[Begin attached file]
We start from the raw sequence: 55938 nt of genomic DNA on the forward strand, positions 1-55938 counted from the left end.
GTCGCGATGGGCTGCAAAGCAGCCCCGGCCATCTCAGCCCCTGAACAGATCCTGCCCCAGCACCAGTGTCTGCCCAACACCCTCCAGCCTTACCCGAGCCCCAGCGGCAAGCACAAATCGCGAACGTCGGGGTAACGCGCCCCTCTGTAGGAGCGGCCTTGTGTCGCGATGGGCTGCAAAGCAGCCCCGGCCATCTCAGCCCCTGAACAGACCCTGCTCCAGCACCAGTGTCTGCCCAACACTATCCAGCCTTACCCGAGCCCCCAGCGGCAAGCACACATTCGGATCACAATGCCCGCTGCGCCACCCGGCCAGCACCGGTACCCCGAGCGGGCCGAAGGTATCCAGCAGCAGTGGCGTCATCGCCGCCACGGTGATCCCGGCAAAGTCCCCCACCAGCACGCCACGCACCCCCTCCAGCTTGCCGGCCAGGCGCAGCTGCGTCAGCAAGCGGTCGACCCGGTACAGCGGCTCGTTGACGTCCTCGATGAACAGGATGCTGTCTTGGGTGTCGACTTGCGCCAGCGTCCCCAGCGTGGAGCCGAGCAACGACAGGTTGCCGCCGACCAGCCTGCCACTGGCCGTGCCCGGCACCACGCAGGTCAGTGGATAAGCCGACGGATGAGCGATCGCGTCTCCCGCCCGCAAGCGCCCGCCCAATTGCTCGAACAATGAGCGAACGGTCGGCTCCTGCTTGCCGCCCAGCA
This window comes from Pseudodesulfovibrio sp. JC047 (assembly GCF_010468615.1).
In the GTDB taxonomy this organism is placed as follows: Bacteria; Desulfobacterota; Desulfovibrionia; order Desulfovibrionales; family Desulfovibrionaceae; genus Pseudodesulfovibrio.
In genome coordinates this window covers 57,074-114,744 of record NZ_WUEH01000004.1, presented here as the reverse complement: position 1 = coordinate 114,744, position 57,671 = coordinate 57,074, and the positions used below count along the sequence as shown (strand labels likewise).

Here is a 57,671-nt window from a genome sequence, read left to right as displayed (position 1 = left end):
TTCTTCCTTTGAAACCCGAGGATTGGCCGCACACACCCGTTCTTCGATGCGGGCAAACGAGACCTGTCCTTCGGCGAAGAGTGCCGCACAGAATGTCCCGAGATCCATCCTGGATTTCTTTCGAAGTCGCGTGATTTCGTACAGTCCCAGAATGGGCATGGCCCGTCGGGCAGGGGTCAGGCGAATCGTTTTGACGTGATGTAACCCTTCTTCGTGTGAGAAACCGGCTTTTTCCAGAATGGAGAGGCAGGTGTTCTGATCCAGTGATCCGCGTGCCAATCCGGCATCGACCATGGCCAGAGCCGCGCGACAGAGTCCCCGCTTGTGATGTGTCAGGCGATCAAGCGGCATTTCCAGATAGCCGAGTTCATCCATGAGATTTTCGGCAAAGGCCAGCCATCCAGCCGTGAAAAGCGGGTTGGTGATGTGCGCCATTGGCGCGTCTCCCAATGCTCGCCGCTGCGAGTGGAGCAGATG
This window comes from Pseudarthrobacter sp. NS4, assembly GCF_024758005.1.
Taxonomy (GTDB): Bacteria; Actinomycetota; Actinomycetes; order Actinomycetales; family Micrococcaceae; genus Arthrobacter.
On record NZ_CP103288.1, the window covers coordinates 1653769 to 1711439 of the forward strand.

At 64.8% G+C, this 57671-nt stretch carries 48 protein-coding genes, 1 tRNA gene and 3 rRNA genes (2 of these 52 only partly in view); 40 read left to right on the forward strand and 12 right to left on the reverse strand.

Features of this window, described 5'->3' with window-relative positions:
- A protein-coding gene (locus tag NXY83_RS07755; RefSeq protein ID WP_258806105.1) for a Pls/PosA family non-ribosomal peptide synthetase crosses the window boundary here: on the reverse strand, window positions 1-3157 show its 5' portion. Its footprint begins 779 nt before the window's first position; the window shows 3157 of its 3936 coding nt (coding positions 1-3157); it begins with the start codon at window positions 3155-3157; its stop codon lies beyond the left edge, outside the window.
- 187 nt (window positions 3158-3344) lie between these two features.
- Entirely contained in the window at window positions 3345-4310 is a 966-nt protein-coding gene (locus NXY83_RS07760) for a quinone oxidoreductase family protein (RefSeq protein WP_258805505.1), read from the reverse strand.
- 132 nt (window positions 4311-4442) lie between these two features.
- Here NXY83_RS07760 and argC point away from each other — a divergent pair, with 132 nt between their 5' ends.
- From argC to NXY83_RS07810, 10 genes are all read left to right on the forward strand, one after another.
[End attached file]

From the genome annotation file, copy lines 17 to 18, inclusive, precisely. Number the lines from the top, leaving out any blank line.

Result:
- Here NXY83_RS07760 and argC point away from each other — a divergent pair, with 132 nt between their 5' ends.
- From argC to NXY83_RS07810, 10 genes are all read left to right on the forward strand, one after another.